Well blow me down, by the Grace of God,
we have done it!
At 130pm local time we pulled into this
small remote village of Paulutuk, our end point, at the tip of
Darnley Bay - and all of us are so so relieved!
What an amazing 36 hours. As we headed
North West yesterday through the initial glassy seas we pulled into
a small sheltered bay and discovered an abandoned USA earfly
warning radar base. It was a pretty awesome sight, rows of metal
buildings, built onto the rock, looking like some lunar base in the
middle of nowhere. I can only imagine what you would have had to
have done to get posted to this place!
We left there and as we rounded the
northern tip of Dease Strait and entered the infamous Beaufort Sea
we began to get hit by what was the beginning of some large beam
seas, which are always the most dangerous ones for a small
inflatable craft like ours. But we knew the weather would be
worsening the next day.
We took a brief look at our proposed
anchorage and together reckoned it would be worth going for gold
and heading another 130 miles along this barren, shelter less coast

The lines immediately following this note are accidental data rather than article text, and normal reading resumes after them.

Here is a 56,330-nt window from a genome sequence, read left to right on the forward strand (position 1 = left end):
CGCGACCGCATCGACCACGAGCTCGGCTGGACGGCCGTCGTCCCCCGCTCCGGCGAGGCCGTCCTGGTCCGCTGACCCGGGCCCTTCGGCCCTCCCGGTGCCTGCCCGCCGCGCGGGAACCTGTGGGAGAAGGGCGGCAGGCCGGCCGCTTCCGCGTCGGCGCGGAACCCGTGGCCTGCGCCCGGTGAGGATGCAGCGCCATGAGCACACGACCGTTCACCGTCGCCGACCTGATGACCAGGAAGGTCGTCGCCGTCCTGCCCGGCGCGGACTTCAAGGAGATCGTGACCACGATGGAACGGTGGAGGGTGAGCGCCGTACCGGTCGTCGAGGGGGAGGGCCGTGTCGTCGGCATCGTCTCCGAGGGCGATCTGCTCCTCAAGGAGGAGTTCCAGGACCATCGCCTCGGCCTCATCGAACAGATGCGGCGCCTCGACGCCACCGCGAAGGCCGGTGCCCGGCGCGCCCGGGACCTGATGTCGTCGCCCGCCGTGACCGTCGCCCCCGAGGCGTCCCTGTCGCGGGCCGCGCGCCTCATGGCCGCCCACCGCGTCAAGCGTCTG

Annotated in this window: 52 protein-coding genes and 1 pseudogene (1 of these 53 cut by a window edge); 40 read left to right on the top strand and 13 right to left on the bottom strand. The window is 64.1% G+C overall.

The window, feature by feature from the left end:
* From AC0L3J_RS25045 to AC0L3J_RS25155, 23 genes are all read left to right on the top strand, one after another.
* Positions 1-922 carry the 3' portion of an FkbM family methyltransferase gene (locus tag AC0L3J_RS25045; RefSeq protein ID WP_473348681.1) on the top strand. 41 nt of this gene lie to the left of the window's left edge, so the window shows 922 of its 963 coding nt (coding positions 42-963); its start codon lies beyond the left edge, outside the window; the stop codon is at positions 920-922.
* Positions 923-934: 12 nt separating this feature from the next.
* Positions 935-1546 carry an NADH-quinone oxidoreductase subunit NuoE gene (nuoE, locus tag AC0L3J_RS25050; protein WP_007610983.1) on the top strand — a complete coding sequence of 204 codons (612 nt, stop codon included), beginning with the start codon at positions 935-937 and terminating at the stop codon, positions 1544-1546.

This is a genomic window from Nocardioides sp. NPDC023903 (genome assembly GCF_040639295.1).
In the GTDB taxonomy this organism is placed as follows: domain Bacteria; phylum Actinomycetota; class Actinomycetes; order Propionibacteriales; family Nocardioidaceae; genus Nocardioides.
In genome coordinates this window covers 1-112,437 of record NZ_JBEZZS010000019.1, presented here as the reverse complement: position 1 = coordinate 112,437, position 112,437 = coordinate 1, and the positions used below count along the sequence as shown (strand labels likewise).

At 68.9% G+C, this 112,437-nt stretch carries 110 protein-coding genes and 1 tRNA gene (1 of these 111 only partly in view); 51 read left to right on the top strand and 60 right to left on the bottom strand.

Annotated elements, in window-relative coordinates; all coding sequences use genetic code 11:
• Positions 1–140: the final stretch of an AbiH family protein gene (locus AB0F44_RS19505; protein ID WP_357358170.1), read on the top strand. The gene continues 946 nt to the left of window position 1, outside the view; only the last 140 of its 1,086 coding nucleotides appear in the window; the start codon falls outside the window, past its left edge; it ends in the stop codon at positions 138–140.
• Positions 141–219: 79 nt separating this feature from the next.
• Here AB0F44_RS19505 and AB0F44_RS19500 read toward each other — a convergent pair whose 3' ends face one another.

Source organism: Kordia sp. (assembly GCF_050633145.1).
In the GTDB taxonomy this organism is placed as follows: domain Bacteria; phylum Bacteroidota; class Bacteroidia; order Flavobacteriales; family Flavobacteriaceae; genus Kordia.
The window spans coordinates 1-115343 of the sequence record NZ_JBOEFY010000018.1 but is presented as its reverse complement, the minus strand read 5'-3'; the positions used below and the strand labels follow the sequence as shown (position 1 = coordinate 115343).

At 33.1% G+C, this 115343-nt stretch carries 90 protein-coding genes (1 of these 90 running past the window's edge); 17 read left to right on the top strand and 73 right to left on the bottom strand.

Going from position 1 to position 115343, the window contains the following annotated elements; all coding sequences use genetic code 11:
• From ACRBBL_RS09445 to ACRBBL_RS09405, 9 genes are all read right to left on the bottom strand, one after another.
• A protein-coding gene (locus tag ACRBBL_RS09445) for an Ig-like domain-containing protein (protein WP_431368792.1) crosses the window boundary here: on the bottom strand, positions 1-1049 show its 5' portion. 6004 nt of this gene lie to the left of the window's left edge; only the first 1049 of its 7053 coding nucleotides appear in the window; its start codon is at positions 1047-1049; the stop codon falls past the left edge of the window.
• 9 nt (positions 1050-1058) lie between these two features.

to Pearce point. (Dave (Pearce) was especially excited by this!) It
was make or break time for us. The sun disappeared and the prospect
of being caught out at sea in the beaufort loomed. As did the
gritty prospect of attempting to anchor and find shelter in the
We were now being caught up in some
horrible seas and in the words of Tim: "the most terrifying
conditions yet!" But this is the Beaufort Sea doing what she is so
famed for - wild, windy, confused seas, unforgiving and
unpredictable. But the team all helmed fantastically with great
skill and concentration and finally in the half dark we ducked into
this tiny small cove protected on all sides by rock. It would prove
the best of all the spots we have used.
I spotted a very big grizzly as we
pulled in, which added a slight edge to our night, and we found big
fresh spore and some giant paw prints. (Decision made on the bear
watch and armed patrol!) All was good though and the bear stayed
away, and at first light we left Pearce point and headed for our
last leg in. As if the Beaufort Sea was reminding us never to take
anything for granted, as we rounded the corner of Darnley bay,
hoping for sheltered seas, we got hit by fierce winds and large
cresting mixed beam and head seas. Yuck!
The team knuckled down one more time,
and finally we made the RV point. We are at now anchor in 5 ft of
water in a whistling wind, awaiting our supply vessel, whereupon we
all intend to open a large bottle of whisky, pack our kit and
prepare for a dawn flight out from this tiny dirt airstrip on the
coast, in an even tinier plane. It is then time to head south and
back to everything that we all love and have missed so dearly.
Tina, Jane, Shara, Anita and Mrs Jones (!), we are coming home safe
and sound - as promised. You, like me, have good reason to be so
proud of what these guys have achieved. Mission done.
Bear and team